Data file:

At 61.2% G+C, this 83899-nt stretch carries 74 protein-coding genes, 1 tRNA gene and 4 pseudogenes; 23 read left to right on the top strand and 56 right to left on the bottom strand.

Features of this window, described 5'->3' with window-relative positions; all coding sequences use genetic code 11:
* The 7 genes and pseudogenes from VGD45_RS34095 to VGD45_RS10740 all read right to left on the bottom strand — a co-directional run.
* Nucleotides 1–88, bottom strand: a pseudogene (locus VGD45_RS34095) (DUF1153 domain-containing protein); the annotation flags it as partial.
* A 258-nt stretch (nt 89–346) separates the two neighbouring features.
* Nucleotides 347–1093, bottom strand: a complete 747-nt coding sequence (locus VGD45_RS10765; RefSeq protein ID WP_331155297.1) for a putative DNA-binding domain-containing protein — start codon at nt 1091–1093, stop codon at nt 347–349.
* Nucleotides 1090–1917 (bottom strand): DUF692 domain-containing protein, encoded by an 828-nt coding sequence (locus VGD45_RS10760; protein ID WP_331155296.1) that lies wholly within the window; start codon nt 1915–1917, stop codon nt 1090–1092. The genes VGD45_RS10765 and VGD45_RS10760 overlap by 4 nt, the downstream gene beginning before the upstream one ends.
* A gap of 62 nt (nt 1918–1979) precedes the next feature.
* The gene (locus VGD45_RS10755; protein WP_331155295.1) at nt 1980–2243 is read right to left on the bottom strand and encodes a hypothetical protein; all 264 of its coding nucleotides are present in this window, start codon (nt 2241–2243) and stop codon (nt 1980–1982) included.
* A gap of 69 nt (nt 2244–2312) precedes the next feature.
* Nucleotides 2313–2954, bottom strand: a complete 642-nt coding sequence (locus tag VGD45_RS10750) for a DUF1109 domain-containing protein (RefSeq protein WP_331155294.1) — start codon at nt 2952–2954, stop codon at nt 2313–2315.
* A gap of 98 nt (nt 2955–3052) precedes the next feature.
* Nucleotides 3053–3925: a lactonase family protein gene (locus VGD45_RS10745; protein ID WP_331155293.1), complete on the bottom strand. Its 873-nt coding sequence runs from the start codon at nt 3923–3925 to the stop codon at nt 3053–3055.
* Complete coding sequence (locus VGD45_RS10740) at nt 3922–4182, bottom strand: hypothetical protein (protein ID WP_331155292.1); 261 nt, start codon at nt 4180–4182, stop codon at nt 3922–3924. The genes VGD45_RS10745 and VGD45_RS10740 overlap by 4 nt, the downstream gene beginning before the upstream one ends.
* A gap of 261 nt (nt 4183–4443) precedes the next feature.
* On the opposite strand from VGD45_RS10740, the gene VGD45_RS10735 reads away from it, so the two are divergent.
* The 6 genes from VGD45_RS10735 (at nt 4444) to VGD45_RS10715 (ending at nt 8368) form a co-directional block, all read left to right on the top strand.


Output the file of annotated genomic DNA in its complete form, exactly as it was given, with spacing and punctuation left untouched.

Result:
At 61.2% G+C, this 83899-nt stretch carries 74 protein-coding genes, 1 tRNA gene and 4 pseudogenes; 23 read left to right on the top strand and 56 right to left on the bottom strand.

Features of this window, described 5'->3' with window-relative positions; all coding sequences use genetic code 11:
* The 7 genes and pseudogenes from VGD45_RS34095 to VGD45_RS10740 all read right to left on the bottom strand — a co-directional run.
* Nucleotides 1–88, bottom strand: a pseudogene (locus VGD45_RS34095) (DUF1153 domain-containing protein); the annotation flags it as partial.
* A 258-nt stretch (nt 89–346) separates the two neighbouring features.
* Nucleotides 347–1093, bottom strand: a complete 747-nt coding sequence (locus VGD45_RS10765; RefSeq protein ID WP_331155297.1) for a putative DNA-binding domain-containing protein — start codon at nt 1091–1093, stop codon at nt 347–349.
* Nucleotides 1090–1917 (bottom strand): DUF692 domain-containing protein, encoded by an 828-nt coding sequence (locus VGD45_RS10760; protein ID WP_331155296.1) that lies wholly within the window; start codon nt 1915–1917, stop codon nt 1090–1092. The genes VGD45_RS10765 and VGD45_RS10760 overlap by 4 nt, the downstream gene beginning before the upstream one ends.
* A gap of 62 nt (nt 1918–1979) precedes the next feature.
* The gene (locus VGD45_RS10755; protein WP_331155295.1) at nt 1980–2243 is read right to left on the bottom strand and encodes a hypothetical protein; all 264 of its coding nucleotides are present in this window, start codon (nt 2241–2243) and stop codon (nt 1980–1982) included.
* A gap of 69 nt (nt 2244–2312) precedes the next feature.
* Nucleotides 2313–2954, bottom strand: a complete 642-nt coding sequence (locus tag VGD45_RS10750) for a DUF1109 domain-containing protein (RefSeq protein WP_331155294.1) — start codon at nt 2952–2954, stop codon at nt 2313–2315.
* A gap of 98 nt (nt 2955–3052) precedes the next feature.
* Nucleotides 3053–3925: a lactonase family protein gene (locus VGD45_RS10745; protein ID WP_331155293.1), complete on the bottom strand. Its 873-nt coding sequence runs from the start codon at nt 3923–3925 to the stop codon at nt 3053–3055.
* Complete coding sequence (locus VGD45_RS10740) at nt 3922–4182, bottom strand: hypothetical protein (protein ID WP_331155292.1); 261 nt, start codon at nt 4180–4182, stop codon at nt 3922–3924. The genes VGD45_RS10745 and VGD45_RS10740 overlap by 4 nt, the downstream gene beginning before the upstream one ends.
* A gap of 261 nt (nt 4183–4443) precedes the next feature.
* On the opposite strand from VGD45_RS10740, the gene VGD45_RS10735 reads away from it, so the two are divergent.
* The 6 genes from VGD45_RS10735 (at nt 4444) to VGD45_RS10715 (ending at nt 8368) form a co-directional block, all read left to right on the top strand.